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How to run corrugated roof panels

Discussion in 'Coop & Run - Design, Construction, & Maintenance' started by rjackh, Mar 20, 2016.

  1. rjackh

    rjackh Out Of The Brooder

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    Dec 16, 2014
    Central Texas
    I am replacing the roof on a coop I bought a couple years ago. I never was happy with the way the original roof performed, although it looked really neat. Here is the original:

    [​IMG]

    I am stripping the panels off and pulling the nails to save the wood for another project. I was planning to rip a treated 2x4, add sections of bracing between the original rafters. Then I wanted to replace the roof with corrugated roofing panels. My question: Do I have to run the ridges down the roof on the panels, or can I run the ridges lengthwise (1st vs 2nd pic below).

    [​IMG]

    [​IMG]

    Running the ridges the length of the coop is going to be so much easier on me, and will prevent me from snagging a shirt or arm on a sharp cut edge of the metal. I am just concerned that the roof wouldn't allow water to run off very well that way. I don't mind setting the coop in the yard an inch high on one side to provide some slope for runoff. Thanks for any advice.
     
  2. MH37125

    MH37125 Out Of The Brooder

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    Feb 11, 2016
    New Mexico
    You can actually run them either way. It's a personal preference. If it was a larger project (your home, large shed etc) I'd say ridge down, but for the coop lengthwise would work. Lifting it an inch or two on front or rear would help with runoff. If it's easier on you do it. Just fold a piece in half over the center as a cap and your set to go
     
    Last edited: Mar 20, 2016
  3. DaveNay

    DaveNay Out Of The Brooder

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    Jan 26, 2016
    Northern Illinois
    If your roof angle is too shallow and you lay the panels running horizontally, you may have issues with the water pooling in the troughs. This may lead to early rust issues.
     
  4. Howard E

    Howard E Chillin' With My Peeps

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    Are you sure you want a metal roof? Traditionally, they were frowned upon as birds give off lots of moisture which likely as not will condense on the bare metal, and rain down upon them. I know that is the case with my un-insulated metal roofed horse barn. Put horses in the box stalls overnight and if it is cold that night you will find water drips throughout the building the next morning.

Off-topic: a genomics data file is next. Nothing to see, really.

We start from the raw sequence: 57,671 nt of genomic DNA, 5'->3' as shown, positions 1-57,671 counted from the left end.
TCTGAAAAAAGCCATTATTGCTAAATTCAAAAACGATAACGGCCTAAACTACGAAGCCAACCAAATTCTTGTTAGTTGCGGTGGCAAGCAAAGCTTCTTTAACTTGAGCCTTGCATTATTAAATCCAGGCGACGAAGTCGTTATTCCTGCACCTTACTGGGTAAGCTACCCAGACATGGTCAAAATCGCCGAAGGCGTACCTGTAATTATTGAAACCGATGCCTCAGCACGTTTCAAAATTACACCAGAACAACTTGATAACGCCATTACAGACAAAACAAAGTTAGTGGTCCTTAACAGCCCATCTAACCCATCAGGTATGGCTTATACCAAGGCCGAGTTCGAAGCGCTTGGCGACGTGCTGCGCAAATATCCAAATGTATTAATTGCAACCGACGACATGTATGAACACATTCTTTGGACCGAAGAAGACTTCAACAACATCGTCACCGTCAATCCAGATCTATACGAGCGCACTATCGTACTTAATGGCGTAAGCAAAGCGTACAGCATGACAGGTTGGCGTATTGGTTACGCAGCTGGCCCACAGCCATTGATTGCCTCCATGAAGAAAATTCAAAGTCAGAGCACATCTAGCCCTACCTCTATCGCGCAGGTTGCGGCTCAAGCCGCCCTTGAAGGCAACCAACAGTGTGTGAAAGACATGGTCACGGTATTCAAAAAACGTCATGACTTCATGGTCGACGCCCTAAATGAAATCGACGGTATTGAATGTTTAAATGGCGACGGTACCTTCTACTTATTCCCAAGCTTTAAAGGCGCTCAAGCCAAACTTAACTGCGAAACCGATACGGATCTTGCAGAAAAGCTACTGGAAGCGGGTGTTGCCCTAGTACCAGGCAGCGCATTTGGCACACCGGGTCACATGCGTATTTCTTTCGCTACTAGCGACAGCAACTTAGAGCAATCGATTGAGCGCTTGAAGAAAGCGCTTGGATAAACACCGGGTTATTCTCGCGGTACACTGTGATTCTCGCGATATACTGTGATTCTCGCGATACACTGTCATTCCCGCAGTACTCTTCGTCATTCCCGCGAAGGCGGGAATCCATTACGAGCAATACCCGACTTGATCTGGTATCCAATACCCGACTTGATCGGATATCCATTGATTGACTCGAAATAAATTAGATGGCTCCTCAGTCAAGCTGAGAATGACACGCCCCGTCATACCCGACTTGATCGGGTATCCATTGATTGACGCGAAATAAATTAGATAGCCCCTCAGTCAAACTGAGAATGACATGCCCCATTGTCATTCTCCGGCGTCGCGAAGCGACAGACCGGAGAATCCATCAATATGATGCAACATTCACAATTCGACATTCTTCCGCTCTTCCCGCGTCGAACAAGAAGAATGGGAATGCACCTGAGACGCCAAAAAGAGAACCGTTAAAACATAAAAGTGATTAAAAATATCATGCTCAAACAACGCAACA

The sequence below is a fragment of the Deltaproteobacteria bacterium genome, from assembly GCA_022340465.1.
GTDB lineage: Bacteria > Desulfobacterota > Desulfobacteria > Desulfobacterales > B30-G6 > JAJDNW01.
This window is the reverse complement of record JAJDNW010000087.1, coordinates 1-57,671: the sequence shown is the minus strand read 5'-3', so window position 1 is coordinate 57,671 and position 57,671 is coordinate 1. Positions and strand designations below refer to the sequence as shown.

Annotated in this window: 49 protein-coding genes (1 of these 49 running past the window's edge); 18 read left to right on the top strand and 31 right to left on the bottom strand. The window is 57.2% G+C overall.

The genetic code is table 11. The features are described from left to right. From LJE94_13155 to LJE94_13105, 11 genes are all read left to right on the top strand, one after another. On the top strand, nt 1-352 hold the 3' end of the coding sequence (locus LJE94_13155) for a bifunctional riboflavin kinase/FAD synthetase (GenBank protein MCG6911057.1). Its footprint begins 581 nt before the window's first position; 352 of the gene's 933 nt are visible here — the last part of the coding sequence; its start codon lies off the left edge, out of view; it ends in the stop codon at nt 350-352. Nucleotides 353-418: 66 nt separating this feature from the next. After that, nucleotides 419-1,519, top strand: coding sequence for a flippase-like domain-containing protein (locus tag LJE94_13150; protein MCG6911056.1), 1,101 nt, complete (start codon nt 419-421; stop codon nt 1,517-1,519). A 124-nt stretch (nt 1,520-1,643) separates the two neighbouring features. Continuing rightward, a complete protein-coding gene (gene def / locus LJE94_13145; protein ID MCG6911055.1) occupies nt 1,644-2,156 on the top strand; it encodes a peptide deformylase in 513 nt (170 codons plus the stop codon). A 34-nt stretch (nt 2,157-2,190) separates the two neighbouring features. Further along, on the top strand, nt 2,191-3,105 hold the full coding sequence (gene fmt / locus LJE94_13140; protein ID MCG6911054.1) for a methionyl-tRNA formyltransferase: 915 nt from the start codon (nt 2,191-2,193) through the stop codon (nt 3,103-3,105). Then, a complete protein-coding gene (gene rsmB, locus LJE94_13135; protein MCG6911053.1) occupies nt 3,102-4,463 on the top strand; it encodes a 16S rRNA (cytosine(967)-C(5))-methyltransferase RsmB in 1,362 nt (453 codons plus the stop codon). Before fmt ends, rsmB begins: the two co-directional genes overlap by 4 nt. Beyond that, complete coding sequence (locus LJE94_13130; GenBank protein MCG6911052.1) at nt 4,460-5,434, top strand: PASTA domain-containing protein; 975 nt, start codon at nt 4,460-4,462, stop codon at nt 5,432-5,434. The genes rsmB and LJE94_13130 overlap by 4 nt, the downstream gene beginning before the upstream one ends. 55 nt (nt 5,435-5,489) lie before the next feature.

Am curious if folks with tight houses and metal roofs also find that to be the case with chicken coops?
     
  5. rjackh

    rjackh Out Of The Brooder

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    Dec 16, 2014
    Central Texas
    Doesn't proper ventilation in the coop prevent that?


    Sent from my iPhone using Tapatalk
     
  6. rjackh

    rjackh Out Of The Brooder

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    Dec 16, 2014
    Central Texas
    I am now thinking about building a light plywood deck for the roof and skinning it with valley roll flashing. [​IMG]

    Thoughts?


    Sent from my iPhone using Tapatalk
     
  7. DaveNay

    DaveNay Out Of The Brooder

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    Jan 26, 2016
    Northern Illinois
    Sealing the nail holes on that will be challenging.

    Any particular reason you don't want to use good ol' asphalt shingles?
     
  8. rjackh

    rjackh Out Of The Brooder

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    Dec 16, 2014
    Central Texas
    What if I use these?[​IMG]

    Wouldn't valley tin or corrugated metal be easier to install? And I would prefer the look of those two over shingles.


    Sent from my iPhone using Tapatalk
     
  9. Tumbling K

    Tumbling K Overrun With Chickens

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    run the ridges down the slope of the roof, as in the first picture.

    leave enough over hang, and fold the corner under to prevent the sharp corner from getting you.

    If I was at the house, I'd show you a pic of what I mean.
     
  10. twisted-acres-farm

    twisted-acres-farm Maiah and daughter dob aug 2, 2017 Premium Member

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    [​IMG]
     

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